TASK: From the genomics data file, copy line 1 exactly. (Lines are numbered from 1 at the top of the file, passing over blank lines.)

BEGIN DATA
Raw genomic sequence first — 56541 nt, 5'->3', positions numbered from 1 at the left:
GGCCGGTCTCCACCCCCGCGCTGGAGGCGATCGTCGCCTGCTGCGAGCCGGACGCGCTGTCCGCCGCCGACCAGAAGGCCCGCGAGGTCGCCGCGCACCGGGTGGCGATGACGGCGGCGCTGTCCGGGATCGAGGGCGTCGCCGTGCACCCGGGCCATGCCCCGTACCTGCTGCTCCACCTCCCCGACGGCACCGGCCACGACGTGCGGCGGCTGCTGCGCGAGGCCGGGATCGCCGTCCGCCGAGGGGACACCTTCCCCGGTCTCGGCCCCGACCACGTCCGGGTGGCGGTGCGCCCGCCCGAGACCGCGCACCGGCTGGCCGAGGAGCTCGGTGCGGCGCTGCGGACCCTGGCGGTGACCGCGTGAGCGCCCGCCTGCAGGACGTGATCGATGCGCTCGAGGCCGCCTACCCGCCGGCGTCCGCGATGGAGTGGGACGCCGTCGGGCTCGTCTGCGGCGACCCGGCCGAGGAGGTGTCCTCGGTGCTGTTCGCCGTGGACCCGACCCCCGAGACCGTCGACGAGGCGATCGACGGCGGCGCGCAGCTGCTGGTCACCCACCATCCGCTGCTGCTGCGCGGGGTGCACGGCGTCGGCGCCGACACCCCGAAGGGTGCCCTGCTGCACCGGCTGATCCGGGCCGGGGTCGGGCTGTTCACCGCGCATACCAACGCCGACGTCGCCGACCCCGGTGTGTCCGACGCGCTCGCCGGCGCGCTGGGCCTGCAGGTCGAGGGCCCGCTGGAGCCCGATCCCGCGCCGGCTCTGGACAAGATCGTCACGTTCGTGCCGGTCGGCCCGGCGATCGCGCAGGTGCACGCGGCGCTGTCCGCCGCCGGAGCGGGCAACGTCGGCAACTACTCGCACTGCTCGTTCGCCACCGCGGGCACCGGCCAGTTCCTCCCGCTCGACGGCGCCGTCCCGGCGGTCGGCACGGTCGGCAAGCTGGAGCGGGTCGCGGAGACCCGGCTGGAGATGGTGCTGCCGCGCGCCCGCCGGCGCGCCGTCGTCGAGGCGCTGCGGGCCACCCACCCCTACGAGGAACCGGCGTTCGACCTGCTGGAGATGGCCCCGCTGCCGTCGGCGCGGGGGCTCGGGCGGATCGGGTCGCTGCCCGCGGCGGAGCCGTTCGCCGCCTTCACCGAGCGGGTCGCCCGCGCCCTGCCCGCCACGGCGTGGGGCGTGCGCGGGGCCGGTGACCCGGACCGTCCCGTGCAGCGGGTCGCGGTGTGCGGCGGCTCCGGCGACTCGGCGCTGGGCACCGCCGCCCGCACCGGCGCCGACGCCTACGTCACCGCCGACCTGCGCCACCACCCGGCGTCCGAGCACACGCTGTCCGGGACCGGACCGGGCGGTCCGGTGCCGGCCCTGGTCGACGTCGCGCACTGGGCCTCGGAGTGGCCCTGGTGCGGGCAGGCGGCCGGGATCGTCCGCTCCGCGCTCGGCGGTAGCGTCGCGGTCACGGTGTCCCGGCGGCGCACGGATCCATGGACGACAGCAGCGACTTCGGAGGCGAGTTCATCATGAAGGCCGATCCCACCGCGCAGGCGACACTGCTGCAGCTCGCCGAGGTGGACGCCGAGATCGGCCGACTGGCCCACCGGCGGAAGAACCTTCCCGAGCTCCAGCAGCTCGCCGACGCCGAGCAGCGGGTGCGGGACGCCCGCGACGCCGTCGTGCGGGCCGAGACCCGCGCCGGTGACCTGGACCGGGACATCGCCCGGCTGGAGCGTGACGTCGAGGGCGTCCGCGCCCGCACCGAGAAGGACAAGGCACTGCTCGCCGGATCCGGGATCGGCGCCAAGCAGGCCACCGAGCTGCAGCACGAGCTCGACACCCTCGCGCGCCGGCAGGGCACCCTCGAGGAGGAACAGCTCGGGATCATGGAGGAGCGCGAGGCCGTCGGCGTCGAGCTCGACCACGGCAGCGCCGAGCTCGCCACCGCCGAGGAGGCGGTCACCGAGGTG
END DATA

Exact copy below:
Raw genomic sequence first — 56541 nt, 5'->3', positions numbered from 1 at the left: